Artemis II is a mission being conducted by NASA as part of the Artemis program, which aims to land humans on the Moon and establish a permanent presence there.
Artemis II is the second in a series of missions that will ultimately lead to the landing of astronauts on the Moon’s surface. The Artemis II mission will be the first crewed flight of the Artemis program and will involve sending the Orion capsule on a lunar flyby mission.
China – Joint Russian Moon Base
In 2021 the Russian space agency, Roscosmos, had announced that it has signed an agreement with China’s National Space Administration to develop research facilities on the Moon and in orbit.
The facilities, known as the International Scientific Lunar Station, will be available for use by other nations and will be used to carry out a wide range of scientific research, including the exploration and utilization of the Moon. This news comes as Russia prepares to celebrate the 60th anniversary of its first manned space flight.
However, the international situation around Russia has changed since then and there has been little word on where the project now stands. We don’t expect to see much from China on the Moon in 2023 but do expect to see an announcement on where they plan to now take the project and if Russia will still be a part of it.
Other Space Projects to watch out for in 2023
There are a whole host of other exciting space missions set for the coming.
The Psyche is a NASA mission to explore a unique metal asteroid called 16 Psyche, which is located in the asteroid belt between Mars and Jupiter. The spacecraft is being developed by NASA’s Jet Propulsion Laboratory (JPL) and was scheduled to launch in August 2022 but has been pushed back to next summer.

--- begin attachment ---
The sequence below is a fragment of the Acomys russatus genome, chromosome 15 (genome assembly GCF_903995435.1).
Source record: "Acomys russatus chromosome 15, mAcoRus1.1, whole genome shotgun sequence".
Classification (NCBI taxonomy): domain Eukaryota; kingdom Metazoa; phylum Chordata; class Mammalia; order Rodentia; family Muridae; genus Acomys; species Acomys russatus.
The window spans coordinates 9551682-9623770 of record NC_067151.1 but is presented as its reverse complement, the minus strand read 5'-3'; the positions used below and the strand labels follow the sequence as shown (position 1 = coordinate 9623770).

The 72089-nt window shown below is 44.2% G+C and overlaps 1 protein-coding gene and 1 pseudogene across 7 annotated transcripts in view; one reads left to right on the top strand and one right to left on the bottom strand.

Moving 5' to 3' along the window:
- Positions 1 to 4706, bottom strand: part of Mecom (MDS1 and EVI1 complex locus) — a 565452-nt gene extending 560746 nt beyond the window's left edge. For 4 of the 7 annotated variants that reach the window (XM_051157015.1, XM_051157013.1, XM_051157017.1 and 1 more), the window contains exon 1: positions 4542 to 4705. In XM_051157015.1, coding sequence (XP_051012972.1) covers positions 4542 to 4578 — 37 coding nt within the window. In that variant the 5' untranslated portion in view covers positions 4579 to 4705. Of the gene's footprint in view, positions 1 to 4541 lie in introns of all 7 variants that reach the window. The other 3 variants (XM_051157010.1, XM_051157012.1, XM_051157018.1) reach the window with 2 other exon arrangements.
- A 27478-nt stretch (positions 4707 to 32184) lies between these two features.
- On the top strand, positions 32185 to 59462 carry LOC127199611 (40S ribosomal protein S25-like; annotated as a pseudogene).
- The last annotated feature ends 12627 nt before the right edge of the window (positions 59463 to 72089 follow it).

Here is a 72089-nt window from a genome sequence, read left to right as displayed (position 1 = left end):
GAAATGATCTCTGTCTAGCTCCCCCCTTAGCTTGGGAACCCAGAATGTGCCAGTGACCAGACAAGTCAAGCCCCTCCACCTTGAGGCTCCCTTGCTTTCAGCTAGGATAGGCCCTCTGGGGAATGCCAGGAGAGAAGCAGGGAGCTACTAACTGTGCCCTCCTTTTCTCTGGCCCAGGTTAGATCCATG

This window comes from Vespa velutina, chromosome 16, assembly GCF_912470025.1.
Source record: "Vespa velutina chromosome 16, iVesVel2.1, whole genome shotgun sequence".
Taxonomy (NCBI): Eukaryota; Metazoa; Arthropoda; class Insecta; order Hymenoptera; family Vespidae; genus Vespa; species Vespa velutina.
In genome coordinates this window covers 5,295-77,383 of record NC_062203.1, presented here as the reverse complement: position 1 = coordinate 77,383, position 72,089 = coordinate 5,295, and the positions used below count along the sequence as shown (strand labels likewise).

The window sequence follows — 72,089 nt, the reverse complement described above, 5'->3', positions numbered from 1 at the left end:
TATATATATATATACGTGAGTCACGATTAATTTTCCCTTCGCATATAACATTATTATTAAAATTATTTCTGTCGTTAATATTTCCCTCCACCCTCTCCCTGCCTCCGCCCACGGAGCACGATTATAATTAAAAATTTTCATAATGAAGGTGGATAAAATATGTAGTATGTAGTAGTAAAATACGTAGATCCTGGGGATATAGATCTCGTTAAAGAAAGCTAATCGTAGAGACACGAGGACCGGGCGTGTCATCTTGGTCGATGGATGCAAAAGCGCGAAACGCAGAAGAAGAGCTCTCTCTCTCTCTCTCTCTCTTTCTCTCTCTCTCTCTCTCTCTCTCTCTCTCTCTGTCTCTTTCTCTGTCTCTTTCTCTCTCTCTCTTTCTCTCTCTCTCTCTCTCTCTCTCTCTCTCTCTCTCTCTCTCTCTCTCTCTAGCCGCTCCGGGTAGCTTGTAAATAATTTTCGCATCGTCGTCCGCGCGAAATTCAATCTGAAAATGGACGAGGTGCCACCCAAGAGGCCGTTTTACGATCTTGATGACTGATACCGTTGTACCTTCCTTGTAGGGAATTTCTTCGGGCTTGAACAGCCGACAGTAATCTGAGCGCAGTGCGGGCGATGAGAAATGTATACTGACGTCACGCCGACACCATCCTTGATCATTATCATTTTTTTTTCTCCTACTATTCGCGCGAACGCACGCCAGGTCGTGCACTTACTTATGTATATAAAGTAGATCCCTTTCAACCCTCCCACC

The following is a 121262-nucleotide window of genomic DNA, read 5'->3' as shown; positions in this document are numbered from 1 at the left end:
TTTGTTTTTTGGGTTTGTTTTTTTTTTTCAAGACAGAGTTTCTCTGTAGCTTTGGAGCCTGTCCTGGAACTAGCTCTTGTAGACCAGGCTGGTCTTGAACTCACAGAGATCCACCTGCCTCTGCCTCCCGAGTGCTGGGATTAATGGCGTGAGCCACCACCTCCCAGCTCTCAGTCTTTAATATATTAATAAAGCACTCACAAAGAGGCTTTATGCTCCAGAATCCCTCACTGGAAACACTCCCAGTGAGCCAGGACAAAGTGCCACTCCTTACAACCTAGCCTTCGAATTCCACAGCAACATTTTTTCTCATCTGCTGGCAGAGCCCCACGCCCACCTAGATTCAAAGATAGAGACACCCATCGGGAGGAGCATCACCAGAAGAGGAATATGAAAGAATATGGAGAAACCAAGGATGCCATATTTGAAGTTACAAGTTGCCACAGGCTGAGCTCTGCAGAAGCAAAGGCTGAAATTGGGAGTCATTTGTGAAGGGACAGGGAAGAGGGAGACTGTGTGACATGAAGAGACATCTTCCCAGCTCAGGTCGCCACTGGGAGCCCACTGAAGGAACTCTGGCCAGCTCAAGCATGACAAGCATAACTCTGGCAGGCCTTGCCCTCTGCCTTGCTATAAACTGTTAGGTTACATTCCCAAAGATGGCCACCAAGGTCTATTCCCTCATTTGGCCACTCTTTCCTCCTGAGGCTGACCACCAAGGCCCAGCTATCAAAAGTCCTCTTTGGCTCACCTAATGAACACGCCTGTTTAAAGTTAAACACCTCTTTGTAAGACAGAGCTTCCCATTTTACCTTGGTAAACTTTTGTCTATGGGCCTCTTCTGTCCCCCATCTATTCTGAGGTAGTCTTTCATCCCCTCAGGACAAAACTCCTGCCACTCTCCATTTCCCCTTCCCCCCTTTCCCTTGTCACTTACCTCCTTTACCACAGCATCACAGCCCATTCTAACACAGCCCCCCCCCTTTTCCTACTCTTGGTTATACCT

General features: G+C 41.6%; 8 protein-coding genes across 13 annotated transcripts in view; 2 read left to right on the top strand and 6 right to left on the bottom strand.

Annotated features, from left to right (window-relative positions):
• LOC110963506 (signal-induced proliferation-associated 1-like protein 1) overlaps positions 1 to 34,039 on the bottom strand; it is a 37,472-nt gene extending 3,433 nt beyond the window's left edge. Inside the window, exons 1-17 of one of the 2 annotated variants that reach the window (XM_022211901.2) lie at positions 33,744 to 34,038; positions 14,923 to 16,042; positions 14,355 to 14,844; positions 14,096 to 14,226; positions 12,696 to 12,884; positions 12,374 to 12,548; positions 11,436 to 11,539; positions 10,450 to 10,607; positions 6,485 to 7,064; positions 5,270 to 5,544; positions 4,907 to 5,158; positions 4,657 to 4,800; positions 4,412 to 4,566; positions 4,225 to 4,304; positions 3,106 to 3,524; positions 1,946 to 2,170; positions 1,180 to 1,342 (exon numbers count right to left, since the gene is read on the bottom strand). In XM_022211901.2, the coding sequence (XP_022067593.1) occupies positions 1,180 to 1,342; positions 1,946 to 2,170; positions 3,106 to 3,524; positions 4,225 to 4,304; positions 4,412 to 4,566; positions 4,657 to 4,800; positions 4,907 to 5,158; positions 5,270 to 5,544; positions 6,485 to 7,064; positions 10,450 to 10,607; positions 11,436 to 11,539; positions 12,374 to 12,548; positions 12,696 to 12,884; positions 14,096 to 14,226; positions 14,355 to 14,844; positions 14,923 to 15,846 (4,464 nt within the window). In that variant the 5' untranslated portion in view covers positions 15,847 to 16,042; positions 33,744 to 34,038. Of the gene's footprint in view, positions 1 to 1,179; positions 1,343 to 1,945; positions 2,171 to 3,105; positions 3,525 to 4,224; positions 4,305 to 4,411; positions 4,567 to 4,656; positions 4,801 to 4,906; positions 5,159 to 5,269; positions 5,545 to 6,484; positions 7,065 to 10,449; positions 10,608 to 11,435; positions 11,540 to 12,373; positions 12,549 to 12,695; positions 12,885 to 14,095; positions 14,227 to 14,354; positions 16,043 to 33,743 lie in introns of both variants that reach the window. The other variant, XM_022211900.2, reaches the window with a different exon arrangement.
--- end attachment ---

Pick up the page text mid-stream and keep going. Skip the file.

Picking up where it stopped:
The goal of the mission is to study 16 Psyche in order to better understand the formation and evolution of planetary bodies and to explore the potential for using resources from asteroids in space exploration and commerce.
The Jupiter Icy Moon Explorer (JUICE) is a mission being conducted by the European Space Agency (ESA) to study the Jupiter system, with a focus on three of its largest moons: Ganymede, Callisto, and Europa.
The mission is scheduled to launch in the spring and is expected to arrive at Jupiter in 2029.
The goal of JUICE is to study these moons in order to better understand the formation and evolution of planetary bodies and to search for signs of life beyond Earth. The spacecraft is equipped with a set of scientific instruments that will be used to study the moons’ surfaces, interiors, and environments, including their atmospheres, oceans, and ice sheets.
Space Sentinel or Xuntian is also known as the Chinese Survey Space Telescope (CSST) is a space telescope being developed by the Chinese Academy of Sciences (CAS) as part of China’s strategic high-tech development program.
The CSST is designed to survey the sky in ultraviolet, optical, and near-infrared wavelengths and will be used to study a wide range of objects, including stars, galaxies, and quasars.
The telescope is expected to be launched at the very end of 2023, although a specific date has not been announced. The CSST will be placed in a sun-synchronous orbit at an altitude of about 550 kilometers (342 miles) and will have a field of view of about 1,000 square degrees, making it one of the largest space telescopes in the world.